Elephants are a six-ton metaphor, he explains. “Right now, we have exponential use of the earth by one species. Alleviating human misery— progress, that is incredibly important. But why does it always have to be at the expense of the environment?” Elephants, he seems to say, are actually the six-ton canary in the coal mine.
“If we lose the elephants, what else could we lose?” He runs his big hands through his long gray hair. “Tomorrow you’ll see Edison,” Iain says. “You’ll feel very human, very small.” He lumbers off into the pitch black. I hear a crash of brush and thorns, branches crunching and breaking and snapping.
The next morning, the thick smell of mint. A warm, 20-miles-per-hour wind. I’m in the back of an open-air Toyota Land Cruiser. A clear blue sky cooks the savanna to 90 degrees. Zebras gallop past, swerving in unison, zigzagging left and right like schools of damselfish. The only sound: The pleasant clinking of the metal paillettes on our driver’s traditional Samburu tribal headdress—a plastic-flower Mohawk—as he struggles to get reception on his iPhone.
Bernard Leserin, a 36-year-old conservation grad student who has worked for the Elephant Watch Camp for ten years, squints and points to the horizon. There, in the distance, elephants—little gray-brown dots that blend into tortilis trees, known as umbrellas. Leserin explains that the Samburu National Reserve is one of the last stretches of land on earth where man is not on top of the food pyramid. As if on cue, a leopard darts from the brush.
We are in search of a male elephant named Edison, who is tagged with a GPS collar to help monitor his movements. The 33-year-old bull has a personal history with Iain, as Edison attacked him (and punctured the radiator of his jeep with his tusks) in 2016. When the yellow finger grass turns an orangey red with the sunset we find him. At more than four tons and covered in a cracked, cooling mud, he’s a mammoth-looking beast. And he’s in full musth, a particularly Victorian-sounding, over-testosteroned,’roid-rage condition. He’s been eating for months and now just wants to mate.
Edison has got some swagger, walking toward us, staring at me, showing no indication of slowing down. He may T-bone our jeep. His trunk unfurls and curls to the side, swinging, over and over again, wrapping around his four-foot tusks. His walk is somewhere between a Wild West sheriff’s strut and Jay-Z’s taking the stage.
He wants to fight, Leserin tells us, actually sounding scared. When Edison gets close, about ten feet away, he stops and bows up, ready to charge. “He needs some space,” Leserin whispers. We start to slowly roll away. Edison seems to look me right in the eyes, daring me to run or move or blink. I start to unzip my bag to get my camera. “Don’t, don’t,” Leserin says. “Just look. Respect him.” I feel small.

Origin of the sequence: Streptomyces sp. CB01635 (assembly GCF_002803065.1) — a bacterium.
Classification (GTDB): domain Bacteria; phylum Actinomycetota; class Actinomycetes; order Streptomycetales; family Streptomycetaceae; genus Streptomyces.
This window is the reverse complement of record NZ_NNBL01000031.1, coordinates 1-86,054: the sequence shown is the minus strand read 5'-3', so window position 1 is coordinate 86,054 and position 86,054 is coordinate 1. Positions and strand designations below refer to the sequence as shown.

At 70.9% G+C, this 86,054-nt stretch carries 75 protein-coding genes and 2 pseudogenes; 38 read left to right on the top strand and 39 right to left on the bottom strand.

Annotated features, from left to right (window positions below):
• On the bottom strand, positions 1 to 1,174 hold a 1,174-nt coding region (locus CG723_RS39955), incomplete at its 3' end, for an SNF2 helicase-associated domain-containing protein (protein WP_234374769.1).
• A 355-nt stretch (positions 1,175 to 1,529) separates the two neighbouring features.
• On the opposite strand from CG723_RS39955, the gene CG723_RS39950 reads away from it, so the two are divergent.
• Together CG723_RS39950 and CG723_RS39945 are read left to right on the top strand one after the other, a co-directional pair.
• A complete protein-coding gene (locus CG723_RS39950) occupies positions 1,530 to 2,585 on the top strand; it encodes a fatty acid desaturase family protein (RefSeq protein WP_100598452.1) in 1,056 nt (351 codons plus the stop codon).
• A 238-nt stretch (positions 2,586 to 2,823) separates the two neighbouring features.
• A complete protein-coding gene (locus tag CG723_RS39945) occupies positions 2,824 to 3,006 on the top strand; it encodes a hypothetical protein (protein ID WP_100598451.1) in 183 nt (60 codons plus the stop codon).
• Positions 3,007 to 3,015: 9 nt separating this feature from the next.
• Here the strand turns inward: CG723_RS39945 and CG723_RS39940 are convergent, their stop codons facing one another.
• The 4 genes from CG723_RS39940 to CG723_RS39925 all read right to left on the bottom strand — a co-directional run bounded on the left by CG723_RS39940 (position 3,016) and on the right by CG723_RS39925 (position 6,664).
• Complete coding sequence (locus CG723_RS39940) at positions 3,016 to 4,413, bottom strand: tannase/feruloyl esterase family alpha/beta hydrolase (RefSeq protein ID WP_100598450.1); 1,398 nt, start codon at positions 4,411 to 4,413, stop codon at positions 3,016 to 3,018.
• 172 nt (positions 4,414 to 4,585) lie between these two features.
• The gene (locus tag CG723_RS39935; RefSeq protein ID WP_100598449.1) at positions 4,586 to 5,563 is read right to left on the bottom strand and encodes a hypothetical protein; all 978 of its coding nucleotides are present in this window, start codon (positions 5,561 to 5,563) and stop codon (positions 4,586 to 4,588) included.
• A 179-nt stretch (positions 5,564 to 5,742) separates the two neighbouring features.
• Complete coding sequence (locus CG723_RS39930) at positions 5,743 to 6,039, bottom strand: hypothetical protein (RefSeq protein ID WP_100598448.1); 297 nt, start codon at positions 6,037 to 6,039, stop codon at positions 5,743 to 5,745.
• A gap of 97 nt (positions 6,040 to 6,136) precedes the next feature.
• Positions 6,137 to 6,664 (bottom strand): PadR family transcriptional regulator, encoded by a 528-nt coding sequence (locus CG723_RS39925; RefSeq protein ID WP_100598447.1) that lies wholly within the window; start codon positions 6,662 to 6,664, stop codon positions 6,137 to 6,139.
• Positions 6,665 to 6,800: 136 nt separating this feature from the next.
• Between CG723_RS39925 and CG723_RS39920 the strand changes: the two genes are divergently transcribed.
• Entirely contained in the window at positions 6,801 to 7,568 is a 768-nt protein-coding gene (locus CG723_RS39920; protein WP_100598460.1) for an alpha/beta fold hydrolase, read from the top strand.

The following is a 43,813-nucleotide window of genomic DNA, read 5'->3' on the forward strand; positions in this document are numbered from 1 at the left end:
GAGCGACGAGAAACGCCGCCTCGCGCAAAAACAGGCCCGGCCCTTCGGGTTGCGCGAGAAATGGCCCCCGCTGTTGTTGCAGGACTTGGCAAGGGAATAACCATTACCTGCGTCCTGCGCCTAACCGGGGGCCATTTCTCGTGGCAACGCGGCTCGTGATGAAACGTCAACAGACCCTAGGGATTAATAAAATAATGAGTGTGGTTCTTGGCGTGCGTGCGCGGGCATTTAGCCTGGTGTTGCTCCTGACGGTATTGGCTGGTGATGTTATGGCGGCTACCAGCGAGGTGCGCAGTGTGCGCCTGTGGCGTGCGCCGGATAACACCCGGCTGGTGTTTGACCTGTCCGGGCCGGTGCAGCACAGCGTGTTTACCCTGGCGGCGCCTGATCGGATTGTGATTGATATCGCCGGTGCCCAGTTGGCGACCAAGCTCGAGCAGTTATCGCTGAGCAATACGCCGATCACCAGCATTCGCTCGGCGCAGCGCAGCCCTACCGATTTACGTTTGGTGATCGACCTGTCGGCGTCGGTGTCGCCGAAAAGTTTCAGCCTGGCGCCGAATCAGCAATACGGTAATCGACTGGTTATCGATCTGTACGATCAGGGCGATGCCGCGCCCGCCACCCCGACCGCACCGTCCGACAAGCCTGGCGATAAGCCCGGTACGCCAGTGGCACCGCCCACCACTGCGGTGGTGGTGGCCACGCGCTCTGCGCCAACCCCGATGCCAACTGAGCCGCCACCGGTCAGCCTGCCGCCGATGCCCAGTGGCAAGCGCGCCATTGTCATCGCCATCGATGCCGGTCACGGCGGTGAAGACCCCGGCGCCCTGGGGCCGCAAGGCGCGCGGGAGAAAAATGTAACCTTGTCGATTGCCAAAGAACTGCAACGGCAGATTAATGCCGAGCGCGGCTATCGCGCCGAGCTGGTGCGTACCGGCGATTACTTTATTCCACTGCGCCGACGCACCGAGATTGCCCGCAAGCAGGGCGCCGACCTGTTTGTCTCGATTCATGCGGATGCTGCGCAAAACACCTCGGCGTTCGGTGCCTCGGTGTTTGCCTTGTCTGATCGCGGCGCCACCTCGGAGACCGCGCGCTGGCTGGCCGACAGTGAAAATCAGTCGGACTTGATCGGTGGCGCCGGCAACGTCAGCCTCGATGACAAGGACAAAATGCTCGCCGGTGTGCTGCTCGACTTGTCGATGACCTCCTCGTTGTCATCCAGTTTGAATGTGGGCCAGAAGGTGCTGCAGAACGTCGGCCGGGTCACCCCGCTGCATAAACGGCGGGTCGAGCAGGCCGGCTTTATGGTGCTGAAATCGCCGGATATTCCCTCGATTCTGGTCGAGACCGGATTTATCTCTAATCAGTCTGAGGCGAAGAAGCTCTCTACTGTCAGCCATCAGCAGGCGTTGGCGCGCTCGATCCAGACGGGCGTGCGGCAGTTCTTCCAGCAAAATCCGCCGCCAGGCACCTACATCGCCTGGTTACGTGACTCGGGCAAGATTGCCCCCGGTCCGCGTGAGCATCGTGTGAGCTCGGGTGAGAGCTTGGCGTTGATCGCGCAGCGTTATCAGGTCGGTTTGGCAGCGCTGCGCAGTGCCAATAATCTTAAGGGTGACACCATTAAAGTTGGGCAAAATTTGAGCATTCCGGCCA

As the town of Austin,Texas, deals with overpopulation courtesy of tech-sector yuppies, there is a contingency of locals who scream, via bumper stickers, “Keep Austin Weird.” For Africa, the slogan could be Keep Africa Wild. Africa’s population has increased from 480 million in 1980 to more than 1.2 billion last year, adding about 30 million people to the continent per year.
“They have to go somewhere!” Saba tells me. It’s my last night at the Elephant Watch Camp, and we are hiking to an overlook for a dinner with the Samburu tribe. We’ve been walking for about 45 minutes, chatting about her childhood here among elephants and the Samburu.
Change, activists implore us today, starts at home, in our backyards. As we crest a hill, Saba says, “This is my backyard.” The African bush is where the 48-year-old and her husband, Frank Pope, the CEO of Save the Elephants, are raising their three daughters.
Before us are about 40 members of the local Samburu tribe, a fire, a braying goat, and a view of Sacred Mountain. Soon, the Samburu will slaughter the goat, drink its blood, and dance around the fire in gratitude. They will paint my face, and we’ll pass around goat kebabs and chat under the stars. In the distance at the moment: giraffes and impala.
“Yes, we still have wildlife,” Saba says, taking off my Yankees cap and wrapping me in a Douglas-Hamilton tartan cloak for the ceremony. “But every year another species becomes more endangered. Growing up here, there were lots of animals. Now when I drive through this park, I see a zebra, but it’s a Grevy's zebra, and it’s endangered. I see reticulated giraffes. They are endangered. I see lions. A rhino. They are endangered. And yes, the elephants, which are my cause.” (Elephants are doing better than the rhinos, which have no Disney allegory to cling to.)
Only half-jokingly, Saba will tell you that she and her husband are really in the espionage business: “We are an undercover recruitment agency.” They bet that by bringing fairly wealthy tourists to their camp (nightly rates start around $1,000) that guests will see, and feel firsthand, how interconnected the land, the animals, and, yes, we human beings are.
They are working with the Kenyan government to plan roads, overpasses, and other critical infrastructure around wildlife, which would benefit Kenyans, tourists, and the animals. “We want Kenya to be a paradigm for how interconnectivity can work,” says Pope.
The next day a Samburu warrior drives me to the airport. We stop along the way to look for elephants. Approaching us
are two hyenas, slowly, languidly stalking up the road, as if two cats decided to put on dog suits. A giraffe appears, watching the hyenas.
“Where are you from?” the driver wants to know. When he hears New York City, he frowns. He was recently there, for the first time. “It was very frightening,” he tells me. “All the humans! And the terrorism. I have never been so scared in my entire life.”
Then, suddenly, as they always seem to do, four elephants appear. At this point, it is as it perhaps should be: refreshingly, reassuringly normal. Almost like squirrels. Huh. How nice. Elephants.